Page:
Building on the FSB’s report published in April this year, the Committee on Payments and Market Infrastructures released its Stage 2 report. This report aims to identify the building blocks with which a roadmap for enhanced cross-border payments can be built.
The stage 1 assessment report identified the following as the key challenges and frictions to cross-border payments:
- Fragmented and truncated data formats.
- Complex processing of compliance checks.
- Limited operating hours.
- Legacy technology platforms.
- Long transaction chains.
- Funding costs.
- Weak competition.
This Stage 2 report identifies possible building blocks where further joint public and private sector work could enhance cross-border payments, and be used to support a global approach to addressing the above underlying frictions.
The Committee identify 19 building blocks :
- Develop common cross-border payments vision and targets.
- Implement international guidance and principles.
- Defined common features or cross-border payment service levels.
- Align regulatory, supervisory and oversight frameworks.
- Apply AML/CFT consistently and comprehensively.
- Review interaction between data frameworks and cross-border payments.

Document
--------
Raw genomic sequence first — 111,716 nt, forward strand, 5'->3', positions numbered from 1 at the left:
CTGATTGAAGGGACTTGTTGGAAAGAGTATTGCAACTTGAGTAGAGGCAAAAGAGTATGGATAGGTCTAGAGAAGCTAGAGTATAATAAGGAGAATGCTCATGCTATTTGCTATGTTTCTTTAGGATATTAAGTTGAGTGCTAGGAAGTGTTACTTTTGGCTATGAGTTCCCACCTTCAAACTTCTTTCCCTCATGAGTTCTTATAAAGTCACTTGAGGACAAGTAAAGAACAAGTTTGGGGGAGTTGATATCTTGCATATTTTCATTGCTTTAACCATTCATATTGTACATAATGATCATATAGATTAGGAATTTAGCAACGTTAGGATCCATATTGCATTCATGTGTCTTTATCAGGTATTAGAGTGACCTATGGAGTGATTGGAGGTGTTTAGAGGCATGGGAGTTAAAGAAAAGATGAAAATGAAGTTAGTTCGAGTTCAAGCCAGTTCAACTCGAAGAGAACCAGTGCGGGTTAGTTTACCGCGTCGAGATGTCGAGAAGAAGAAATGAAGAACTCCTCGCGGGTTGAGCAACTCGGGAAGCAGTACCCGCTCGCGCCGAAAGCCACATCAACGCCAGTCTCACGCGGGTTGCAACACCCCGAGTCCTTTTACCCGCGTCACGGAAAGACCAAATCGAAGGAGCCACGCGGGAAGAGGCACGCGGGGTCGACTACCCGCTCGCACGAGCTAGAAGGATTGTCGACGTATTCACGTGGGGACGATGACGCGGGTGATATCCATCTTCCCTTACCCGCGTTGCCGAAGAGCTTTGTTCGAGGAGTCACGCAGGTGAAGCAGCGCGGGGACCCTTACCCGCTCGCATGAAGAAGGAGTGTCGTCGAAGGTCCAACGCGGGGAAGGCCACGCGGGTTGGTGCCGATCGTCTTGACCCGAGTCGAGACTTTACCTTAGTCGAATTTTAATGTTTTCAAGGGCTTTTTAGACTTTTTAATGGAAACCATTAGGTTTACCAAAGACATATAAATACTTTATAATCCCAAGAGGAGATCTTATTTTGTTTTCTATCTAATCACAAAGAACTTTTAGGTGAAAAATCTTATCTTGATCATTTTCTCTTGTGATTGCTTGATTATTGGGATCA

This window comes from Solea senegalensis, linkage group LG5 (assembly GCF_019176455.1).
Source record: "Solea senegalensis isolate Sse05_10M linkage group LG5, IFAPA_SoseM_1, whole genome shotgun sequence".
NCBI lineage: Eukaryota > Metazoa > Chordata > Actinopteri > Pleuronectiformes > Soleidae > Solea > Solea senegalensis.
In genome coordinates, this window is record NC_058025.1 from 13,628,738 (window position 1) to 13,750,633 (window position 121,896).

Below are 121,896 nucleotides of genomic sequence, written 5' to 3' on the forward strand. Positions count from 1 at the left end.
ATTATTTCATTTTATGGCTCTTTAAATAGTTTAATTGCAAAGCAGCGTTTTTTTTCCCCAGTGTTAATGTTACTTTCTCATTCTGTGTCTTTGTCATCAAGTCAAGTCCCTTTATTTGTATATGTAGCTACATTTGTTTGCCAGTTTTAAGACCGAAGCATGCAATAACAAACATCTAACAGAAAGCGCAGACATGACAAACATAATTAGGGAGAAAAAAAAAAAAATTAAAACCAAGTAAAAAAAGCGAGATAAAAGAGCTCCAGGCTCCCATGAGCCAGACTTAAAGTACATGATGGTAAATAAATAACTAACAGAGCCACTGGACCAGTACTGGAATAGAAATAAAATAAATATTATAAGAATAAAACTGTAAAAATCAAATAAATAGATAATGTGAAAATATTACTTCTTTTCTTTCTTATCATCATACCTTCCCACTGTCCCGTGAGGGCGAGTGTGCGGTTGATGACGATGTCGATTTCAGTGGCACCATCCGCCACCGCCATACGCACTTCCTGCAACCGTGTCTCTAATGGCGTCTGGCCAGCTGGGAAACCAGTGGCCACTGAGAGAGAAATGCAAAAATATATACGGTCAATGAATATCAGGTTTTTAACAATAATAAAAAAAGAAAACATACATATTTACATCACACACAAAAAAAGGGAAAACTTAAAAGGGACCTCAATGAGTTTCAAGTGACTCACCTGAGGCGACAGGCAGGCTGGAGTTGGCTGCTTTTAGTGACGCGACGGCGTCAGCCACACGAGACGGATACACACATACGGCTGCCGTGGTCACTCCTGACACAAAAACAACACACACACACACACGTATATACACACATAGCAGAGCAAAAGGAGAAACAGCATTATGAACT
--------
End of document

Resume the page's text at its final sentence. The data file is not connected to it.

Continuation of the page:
- Promote safe payment corridors.
- Foster KYC and identity information sharing.
- Facilitate increased adoption of PVP.
- Improve (direct) access to payment systems.
- Explore reciprocal liquidity arrangements.
- Extend and align operating hours.
- Pursue interlinking of payments systems.
- Adopt a harmonised version of ISO 20022 for message formats.
- Harmonise API protocols for data exchange.
- Establish unique identifiers with proxy registries.
- Consider the feasibility of new multilateral platforms and arrangements for cross-border payments.
- Foster the soundness of global stablecoins arrangements.
- Factor an international dimension into CBDC designs.
The FSB has welcomed the report, and has confirmed that its membership has expressed strong support for the approach of combining enhancements to current cross-border arrangements and infrastructure, with exploration of new ambitious possibilities.
The FSB also feel that enhancements in cross-border payments will take a combined effort of the public and private sectors, which they feel means commitments by the G20 will be extremely important in terms of coordination to achieve the desired vision.